Sometimes I think my students are more interested in learning about the United States than about English grammar and vocabulary. They appear more excited when we talk about university life in the United States than when we discuss the correct usage of the present perfect tense. They ask more questions when I bring up the topic of life as an American teenager than when I try to explain gerunds. Even though my students worked very hard to get a good score on the Band 4 exam, I think they would have preferred to discuss a movie like Forrest Gump or The Truman Show.
Like many foreign English teachers I know, I begin every semester by instructing each student to ask me something, anything. I tell them that I'll answer almost every question. Then I wait. Without fail, one of the first questions I am always asked is, "Are you Chinese? You look Chinese."
I don't mind being asked this question, and I always answer in the same way: "I'm American," I say. This usually draws objections from the students. Someone will usually ask me why I don't say that I am an overseas Chinese. To this, I reply that I was born and raised in the US. My life has been firmly located in the US and "overseas" in Europe. More hands will go up, and others will ask, "Why do you look Chinese?"Or, "If you're American, how come you don't look American?", and "Why did you come back to China?" To the last question I usually respond, "I didn't come back to China. I've never been to China before, so I couldn't have 'come back' at all."
My purpose in coming to China was simple: I wanted to learn Chinese and believed that living here would be the best way to do so. My Chinese-born parents tried to teach me Mandarin when I was a child, but I resisted their efforts and could only speak very brokenly. I never learned to read or write any characters except those in my name. When I was about ten years old, I was sent to a Chinese school on Saturday mornings.I hated it - I never did the homework and didn't pay attention in class. Eventually my parents let me drop out of the school. I think they knew I would want to learn Chinese again later in life and decided just to wait until I chose to learn it for myself.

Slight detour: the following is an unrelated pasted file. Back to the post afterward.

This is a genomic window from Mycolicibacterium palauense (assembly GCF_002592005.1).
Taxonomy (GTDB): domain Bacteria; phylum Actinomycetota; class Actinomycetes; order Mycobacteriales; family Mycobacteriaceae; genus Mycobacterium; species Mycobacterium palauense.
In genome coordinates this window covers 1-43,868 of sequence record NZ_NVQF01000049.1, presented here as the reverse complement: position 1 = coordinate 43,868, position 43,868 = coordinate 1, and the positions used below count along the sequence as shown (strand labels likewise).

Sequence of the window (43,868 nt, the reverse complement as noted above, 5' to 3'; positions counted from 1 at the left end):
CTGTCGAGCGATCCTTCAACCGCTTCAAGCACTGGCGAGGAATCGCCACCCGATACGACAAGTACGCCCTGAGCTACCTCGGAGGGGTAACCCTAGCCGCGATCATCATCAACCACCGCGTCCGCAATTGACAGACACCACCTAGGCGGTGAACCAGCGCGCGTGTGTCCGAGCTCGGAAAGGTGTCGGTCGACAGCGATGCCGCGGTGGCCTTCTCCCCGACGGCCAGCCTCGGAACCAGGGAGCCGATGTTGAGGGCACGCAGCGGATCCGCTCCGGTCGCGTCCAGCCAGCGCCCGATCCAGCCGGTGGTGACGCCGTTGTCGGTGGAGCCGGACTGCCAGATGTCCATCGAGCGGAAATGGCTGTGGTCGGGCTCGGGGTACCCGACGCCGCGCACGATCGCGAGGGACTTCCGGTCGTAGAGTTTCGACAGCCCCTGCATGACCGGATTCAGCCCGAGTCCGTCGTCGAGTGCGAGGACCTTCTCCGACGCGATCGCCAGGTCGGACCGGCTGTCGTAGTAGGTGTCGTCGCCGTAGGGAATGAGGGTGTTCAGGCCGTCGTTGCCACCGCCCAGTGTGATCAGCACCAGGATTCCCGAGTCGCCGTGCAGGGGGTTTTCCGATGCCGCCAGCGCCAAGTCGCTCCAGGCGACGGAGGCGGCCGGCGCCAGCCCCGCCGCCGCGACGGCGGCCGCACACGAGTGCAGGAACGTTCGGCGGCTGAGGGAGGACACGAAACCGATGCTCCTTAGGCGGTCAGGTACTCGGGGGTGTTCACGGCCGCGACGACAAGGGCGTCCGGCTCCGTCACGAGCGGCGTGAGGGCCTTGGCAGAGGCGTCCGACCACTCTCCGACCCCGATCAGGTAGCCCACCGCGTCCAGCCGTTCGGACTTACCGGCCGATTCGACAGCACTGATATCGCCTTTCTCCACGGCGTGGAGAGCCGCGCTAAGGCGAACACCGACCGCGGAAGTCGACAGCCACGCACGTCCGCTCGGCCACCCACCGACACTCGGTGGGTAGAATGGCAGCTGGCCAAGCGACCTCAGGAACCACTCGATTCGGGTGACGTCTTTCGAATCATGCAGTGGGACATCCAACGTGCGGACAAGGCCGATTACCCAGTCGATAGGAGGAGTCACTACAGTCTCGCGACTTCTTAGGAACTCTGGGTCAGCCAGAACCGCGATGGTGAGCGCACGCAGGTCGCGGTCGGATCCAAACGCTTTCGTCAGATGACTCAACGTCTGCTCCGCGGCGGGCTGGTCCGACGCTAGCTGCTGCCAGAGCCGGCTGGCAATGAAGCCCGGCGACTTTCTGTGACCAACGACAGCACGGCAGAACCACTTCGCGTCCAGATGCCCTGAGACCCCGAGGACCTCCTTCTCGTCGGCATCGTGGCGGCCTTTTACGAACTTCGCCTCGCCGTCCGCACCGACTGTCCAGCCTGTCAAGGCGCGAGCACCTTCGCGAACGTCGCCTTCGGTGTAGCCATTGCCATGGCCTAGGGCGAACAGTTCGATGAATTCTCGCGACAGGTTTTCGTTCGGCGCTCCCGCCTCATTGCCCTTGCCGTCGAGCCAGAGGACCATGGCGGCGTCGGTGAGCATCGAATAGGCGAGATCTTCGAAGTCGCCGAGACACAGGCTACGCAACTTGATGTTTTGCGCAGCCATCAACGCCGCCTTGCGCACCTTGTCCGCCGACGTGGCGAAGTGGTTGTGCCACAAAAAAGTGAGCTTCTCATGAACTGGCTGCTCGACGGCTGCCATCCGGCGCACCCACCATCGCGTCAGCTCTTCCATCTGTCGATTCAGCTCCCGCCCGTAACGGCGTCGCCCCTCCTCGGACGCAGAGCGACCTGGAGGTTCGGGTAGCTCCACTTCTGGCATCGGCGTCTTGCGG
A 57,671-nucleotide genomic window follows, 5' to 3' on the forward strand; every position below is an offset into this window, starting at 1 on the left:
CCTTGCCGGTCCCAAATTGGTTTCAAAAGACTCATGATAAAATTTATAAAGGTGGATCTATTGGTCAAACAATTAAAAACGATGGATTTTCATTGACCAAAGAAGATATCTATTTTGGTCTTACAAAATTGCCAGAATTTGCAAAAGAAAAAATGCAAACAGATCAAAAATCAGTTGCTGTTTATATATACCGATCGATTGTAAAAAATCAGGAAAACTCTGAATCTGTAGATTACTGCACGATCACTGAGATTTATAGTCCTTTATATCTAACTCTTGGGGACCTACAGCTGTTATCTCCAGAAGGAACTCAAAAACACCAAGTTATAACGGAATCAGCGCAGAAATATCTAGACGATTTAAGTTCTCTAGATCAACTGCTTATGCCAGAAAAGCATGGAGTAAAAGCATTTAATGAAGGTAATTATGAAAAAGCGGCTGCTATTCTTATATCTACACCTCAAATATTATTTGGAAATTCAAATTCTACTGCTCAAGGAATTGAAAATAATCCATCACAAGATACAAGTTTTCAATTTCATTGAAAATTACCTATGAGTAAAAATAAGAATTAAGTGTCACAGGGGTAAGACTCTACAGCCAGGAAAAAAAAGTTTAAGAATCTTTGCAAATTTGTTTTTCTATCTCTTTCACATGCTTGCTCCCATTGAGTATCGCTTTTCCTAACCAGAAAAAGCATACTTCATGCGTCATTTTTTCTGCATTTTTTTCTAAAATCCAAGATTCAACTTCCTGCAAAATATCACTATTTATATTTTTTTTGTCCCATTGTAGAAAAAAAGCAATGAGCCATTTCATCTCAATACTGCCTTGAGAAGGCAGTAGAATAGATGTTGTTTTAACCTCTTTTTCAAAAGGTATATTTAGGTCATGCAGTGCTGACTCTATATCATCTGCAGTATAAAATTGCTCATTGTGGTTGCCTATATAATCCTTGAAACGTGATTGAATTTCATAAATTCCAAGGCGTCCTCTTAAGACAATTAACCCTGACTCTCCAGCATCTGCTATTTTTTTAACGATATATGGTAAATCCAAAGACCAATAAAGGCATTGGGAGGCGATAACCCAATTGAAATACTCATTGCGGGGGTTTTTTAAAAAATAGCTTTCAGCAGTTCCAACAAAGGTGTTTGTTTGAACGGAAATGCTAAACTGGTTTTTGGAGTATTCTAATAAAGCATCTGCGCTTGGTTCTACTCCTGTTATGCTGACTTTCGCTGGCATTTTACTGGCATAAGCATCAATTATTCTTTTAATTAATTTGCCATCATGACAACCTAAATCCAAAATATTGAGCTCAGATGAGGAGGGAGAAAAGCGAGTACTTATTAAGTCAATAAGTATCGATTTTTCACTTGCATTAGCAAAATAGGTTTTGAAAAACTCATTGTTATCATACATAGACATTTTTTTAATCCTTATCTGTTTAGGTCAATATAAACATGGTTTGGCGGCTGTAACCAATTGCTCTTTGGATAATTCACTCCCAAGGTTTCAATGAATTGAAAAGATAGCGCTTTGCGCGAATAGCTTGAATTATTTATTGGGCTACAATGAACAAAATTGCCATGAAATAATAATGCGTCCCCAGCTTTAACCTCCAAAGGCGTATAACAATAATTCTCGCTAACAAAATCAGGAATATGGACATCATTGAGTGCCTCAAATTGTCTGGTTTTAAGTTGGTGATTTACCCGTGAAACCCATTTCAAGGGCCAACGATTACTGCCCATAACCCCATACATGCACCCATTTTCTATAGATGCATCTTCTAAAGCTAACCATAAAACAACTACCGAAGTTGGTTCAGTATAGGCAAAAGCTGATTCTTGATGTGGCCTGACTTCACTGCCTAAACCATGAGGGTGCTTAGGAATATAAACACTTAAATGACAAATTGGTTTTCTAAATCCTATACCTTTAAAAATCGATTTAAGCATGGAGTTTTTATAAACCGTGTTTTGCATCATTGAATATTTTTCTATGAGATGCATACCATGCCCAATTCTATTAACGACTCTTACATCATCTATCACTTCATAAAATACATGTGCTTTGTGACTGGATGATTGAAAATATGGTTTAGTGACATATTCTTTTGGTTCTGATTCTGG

Many people of Chinese ancestry come to China insgroupsto find "their" roots, to learn about "their" history, and to experience "their" culture. This phenomenon is not unique to China or the Chinese; many people of European heritage travel to Germany or Ireland or Russia to do the same. They study Swedish or Italian because their grandparents or great-grandparents came from these countries. The same goes for people of all ethnic backgrounds. We are just trying to figure out who we are and what that means. Oftentimes this search becomes a quest for tradition, for an understanding of the past insgroupsto explain our present situation.
Although I have relatives who live in Beijing and throughout China, I do not believe I will find myself or better understand myself simply because I have lived in China. To me, China is a foreign country and I am a foreigner here. There are advantages and disadvantages to "looking" Chinese in China - sometimes I am able to get a lower price than other foreigners when I am bargaining, and I find that many Chinese are more comfortable talking to me because I look Chinese. On the other hand, I have met a few people who would not believe my English is as good as that of other, non-Chinese-looking foreigners. Once, on a train, the conductor asked me if I had passed the Band Six exam. When I explained to him that in the US students don't take the band examinations, he asked me what my TOEFL score was. I said that English was my first language, so there was no need for me to take the TOEFL.
It does not bother me when people ask such questions. Curiosity is a sign of the desire to understand the world around us better. As a Chinese-American living in China, I know I have the responsibility to answer in a thoughtful manner. I am just as proud of my American upbringing as I am of my Chinese appearance. I am also lucky that my parents were raised in a different culture so that they could teach me a little about a place far away from my home in California. What matters the most to me is the ability to communicate with others, regardless of nationality or cultural background; we can learn a lot from each other and that is the main reason I came to live in Beijing.